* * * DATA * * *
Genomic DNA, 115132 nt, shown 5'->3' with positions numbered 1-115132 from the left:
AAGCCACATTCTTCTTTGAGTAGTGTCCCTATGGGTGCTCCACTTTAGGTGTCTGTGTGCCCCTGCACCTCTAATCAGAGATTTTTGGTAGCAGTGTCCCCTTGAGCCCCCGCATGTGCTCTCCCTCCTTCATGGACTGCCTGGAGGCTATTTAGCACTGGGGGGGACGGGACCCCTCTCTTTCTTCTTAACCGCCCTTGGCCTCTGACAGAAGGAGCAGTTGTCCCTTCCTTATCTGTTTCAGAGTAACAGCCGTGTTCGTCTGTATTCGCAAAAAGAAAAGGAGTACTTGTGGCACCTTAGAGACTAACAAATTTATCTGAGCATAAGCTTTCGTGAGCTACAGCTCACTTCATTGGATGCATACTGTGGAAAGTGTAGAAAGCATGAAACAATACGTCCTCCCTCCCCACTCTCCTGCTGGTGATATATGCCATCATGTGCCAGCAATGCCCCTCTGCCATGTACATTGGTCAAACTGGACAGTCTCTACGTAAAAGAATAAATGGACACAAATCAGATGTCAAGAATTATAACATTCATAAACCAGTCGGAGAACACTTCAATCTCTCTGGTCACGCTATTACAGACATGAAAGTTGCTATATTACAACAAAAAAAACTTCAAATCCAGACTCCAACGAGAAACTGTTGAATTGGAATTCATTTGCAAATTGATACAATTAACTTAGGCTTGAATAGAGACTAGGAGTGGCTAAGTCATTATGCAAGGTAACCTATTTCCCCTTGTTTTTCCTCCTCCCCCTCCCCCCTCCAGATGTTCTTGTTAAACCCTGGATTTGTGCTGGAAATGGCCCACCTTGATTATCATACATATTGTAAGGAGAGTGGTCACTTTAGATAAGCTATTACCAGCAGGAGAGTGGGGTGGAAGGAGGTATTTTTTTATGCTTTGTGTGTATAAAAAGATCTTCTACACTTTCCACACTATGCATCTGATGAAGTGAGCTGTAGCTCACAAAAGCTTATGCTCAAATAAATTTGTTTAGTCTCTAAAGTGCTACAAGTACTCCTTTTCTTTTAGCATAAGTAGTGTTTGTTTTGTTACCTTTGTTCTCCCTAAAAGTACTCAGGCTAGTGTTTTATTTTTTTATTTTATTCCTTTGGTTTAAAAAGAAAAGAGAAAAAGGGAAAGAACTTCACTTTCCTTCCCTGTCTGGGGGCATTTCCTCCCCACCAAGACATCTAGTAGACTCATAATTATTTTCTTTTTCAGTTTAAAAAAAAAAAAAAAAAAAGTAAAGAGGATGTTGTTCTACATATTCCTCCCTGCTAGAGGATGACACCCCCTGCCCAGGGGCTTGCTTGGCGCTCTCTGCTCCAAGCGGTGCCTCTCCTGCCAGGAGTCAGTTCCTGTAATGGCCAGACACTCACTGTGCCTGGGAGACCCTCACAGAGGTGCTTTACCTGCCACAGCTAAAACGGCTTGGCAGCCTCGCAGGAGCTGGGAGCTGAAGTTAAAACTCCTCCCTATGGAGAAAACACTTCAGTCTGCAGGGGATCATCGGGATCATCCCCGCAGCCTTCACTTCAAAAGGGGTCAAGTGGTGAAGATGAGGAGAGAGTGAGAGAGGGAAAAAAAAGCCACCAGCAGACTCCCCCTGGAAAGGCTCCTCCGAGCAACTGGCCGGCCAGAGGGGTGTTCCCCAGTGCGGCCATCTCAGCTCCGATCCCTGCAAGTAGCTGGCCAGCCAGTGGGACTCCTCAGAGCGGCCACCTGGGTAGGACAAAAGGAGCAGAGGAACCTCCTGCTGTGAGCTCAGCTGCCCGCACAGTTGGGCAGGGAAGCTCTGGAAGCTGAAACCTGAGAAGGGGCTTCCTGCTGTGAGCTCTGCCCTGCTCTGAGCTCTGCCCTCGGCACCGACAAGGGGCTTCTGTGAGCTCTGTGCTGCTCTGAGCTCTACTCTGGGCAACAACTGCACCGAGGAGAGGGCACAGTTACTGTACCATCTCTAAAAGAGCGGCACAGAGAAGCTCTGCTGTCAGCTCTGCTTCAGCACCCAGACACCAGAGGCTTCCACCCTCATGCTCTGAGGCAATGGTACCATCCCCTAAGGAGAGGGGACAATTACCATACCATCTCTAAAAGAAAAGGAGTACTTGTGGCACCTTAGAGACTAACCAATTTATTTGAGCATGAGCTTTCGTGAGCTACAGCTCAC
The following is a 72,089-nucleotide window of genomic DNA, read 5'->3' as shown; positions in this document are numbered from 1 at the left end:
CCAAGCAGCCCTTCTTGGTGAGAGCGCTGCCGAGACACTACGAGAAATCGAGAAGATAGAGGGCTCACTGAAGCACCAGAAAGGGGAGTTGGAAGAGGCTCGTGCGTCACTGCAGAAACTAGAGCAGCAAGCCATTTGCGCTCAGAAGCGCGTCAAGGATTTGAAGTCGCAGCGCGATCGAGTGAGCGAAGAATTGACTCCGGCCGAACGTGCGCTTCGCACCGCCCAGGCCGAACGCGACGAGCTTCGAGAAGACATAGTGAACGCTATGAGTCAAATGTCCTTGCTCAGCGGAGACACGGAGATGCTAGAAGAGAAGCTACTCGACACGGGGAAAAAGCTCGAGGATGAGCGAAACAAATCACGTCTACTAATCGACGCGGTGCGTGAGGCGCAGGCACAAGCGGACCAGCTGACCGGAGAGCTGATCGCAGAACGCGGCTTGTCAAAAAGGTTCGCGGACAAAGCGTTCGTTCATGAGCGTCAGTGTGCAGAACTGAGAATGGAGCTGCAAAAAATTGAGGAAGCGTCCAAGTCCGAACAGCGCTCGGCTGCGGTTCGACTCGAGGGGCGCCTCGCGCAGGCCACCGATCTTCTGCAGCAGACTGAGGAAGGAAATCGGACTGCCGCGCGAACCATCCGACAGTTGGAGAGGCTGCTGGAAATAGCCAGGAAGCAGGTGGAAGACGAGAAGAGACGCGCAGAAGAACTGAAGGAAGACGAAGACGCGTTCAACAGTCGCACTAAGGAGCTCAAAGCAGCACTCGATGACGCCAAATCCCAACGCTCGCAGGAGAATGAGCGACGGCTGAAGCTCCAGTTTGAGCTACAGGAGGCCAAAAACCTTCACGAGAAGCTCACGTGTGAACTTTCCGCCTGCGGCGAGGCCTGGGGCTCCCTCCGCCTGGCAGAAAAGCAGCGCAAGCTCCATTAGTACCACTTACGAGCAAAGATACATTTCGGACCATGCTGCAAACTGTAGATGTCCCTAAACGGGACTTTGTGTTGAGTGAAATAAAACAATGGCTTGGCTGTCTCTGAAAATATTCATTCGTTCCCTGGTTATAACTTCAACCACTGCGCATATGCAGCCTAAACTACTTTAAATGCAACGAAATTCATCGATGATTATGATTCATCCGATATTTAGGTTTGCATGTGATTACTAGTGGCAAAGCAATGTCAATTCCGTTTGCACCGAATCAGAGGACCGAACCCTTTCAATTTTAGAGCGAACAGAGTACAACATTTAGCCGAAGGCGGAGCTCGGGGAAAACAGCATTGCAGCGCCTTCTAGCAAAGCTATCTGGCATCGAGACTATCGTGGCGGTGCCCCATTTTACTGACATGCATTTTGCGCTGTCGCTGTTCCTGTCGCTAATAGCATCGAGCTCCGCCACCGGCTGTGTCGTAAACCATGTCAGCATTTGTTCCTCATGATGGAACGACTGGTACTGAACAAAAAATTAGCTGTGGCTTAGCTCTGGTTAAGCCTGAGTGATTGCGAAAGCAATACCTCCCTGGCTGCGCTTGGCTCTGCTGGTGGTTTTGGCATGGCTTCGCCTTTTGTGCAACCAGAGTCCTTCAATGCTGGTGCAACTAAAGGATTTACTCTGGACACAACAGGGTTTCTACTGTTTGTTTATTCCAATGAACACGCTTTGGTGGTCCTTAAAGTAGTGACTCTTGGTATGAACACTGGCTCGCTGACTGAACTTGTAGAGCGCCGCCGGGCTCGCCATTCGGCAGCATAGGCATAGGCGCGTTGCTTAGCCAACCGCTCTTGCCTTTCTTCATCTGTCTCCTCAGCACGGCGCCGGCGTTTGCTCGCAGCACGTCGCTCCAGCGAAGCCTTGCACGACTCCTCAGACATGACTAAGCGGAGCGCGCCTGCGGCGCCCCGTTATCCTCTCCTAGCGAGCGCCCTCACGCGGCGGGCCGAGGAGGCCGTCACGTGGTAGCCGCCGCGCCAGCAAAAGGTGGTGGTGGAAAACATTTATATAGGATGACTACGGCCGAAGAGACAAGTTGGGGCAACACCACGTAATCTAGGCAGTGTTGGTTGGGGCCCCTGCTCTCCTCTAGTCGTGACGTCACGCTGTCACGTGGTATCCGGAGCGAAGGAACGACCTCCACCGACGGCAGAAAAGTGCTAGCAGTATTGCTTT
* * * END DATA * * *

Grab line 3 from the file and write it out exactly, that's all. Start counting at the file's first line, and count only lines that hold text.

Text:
The following is a 72,089-nucleotide window of genomic DNA, read 5'->3' as shown; positions in this document are numbered from 1 at the left end: